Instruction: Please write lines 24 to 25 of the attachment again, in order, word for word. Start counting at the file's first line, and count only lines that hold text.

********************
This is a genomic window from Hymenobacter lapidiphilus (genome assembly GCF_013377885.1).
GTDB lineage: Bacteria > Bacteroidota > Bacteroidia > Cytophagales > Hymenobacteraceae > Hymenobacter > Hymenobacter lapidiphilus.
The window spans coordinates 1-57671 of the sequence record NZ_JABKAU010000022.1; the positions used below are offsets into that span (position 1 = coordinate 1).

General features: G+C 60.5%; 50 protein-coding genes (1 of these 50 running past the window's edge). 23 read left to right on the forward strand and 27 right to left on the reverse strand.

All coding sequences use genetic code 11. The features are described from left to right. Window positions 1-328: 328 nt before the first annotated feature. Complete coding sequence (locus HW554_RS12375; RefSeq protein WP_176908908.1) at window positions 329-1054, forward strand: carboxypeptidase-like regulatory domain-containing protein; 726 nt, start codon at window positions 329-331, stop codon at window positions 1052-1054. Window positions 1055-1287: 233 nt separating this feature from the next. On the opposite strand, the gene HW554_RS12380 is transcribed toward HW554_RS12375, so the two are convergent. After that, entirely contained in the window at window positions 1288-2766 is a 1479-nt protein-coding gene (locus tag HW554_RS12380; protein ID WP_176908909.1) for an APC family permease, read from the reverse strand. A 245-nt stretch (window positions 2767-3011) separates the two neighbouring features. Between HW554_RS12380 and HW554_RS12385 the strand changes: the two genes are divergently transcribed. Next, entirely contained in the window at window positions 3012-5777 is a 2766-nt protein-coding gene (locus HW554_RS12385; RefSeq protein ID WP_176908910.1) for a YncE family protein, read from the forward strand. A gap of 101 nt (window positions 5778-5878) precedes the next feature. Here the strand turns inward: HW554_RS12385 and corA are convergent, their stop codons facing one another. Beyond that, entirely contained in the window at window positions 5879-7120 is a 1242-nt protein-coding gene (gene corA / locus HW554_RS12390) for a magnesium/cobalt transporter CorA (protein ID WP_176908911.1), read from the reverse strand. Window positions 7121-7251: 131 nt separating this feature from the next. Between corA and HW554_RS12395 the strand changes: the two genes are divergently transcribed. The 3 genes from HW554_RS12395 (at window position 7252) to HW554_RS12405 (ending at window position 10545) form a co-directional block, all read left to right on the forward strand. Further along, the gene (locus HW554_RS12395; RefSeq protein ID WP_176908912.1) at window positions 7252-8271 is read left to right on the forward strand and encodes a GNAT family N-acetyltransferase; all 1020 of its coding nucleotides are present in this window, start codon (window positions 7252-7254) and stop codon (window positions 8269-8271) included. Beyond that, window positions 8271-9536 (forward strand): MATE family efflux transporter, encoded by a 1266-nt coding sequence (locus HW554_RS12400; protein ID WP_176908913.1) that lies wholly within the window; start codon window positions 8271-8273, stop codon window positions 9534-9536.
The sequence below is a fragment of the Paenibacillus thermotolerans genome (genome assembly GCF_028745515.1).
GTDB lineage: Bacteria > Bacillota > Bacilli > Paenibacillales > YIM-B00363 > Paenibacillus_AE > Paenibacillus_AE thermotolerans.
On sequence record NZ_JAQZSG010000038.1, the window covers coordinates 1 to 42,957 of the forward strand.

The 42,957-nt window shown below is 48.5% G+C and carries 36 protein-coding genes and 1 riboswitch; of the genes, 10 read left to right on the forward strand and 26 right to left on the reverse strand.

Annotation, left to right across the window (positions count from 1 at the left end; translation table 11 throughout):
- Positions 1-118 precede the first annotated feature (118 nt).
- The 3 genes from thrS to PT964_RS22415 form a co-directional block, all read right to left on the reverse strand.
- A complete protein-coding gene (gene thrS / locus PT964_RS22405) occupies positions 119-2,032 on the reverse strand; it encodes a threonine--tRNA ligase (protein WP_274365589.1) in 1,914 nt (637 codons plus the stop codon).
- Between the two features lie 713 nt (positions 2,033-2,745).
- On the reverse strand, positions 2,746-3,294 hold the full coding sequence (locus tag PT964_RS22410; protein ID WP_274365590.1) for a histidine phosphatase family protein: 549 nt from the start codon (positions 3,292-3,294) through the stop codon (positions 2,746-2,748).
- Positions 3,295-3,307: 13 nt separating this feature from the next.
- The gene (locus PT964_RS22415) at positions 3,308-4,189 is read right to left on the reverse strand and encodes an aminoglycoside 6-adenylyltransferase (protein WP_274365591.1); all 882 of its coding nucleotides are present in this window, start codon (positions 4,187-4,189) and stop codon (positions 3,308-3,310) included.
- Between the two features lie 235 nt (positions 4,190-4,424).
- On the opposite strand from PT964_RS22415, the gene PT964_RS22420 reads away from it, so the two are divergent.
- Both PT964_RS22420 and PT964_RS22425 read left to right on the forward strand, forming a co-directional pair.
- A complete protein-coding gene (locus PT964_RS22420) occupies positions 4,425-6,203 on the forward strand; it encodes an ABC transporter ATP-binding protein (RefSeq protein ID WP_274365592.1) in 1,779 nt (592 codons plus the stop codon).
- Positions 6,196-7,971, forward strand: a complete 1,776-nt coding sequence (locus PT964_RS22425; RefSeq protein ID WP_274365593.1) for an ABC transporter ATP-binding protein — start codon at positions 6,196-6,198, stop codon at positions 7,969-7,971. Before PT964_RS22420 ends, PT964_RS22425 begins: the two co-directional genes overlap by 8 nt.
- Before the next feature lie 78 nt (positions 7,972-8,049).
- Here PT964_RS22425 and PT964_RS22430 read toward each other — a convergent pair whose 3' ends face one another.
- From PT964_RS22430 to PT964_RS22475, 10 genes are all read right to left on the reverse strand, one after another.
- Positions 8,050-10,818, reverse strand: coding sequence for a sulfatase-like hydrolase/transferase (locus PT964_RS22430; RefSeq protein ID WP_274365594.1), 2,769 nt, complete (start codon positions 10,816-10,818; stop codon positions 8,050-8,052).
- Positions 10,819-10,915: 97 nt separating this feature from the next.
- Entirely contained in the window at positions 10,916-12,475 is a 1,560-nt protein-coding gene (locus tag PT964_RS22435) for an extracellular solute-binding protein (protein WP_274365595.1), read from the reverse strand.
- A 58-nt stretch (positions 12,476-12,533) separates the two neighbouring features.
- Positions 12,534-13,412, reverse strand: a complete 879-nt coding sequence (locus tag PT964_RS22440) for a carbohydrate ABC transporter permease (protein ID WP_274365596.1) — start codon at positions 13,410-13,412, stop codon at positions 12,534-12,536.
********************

- Here PT964_RS22425 and PT964_RS22430 read toward each other — a convergent pair whose 3' ends face one another.
- From PT964_RS22430 to PT964_RS22475, 10 genes are all read right to left on the reverse strand, one after another.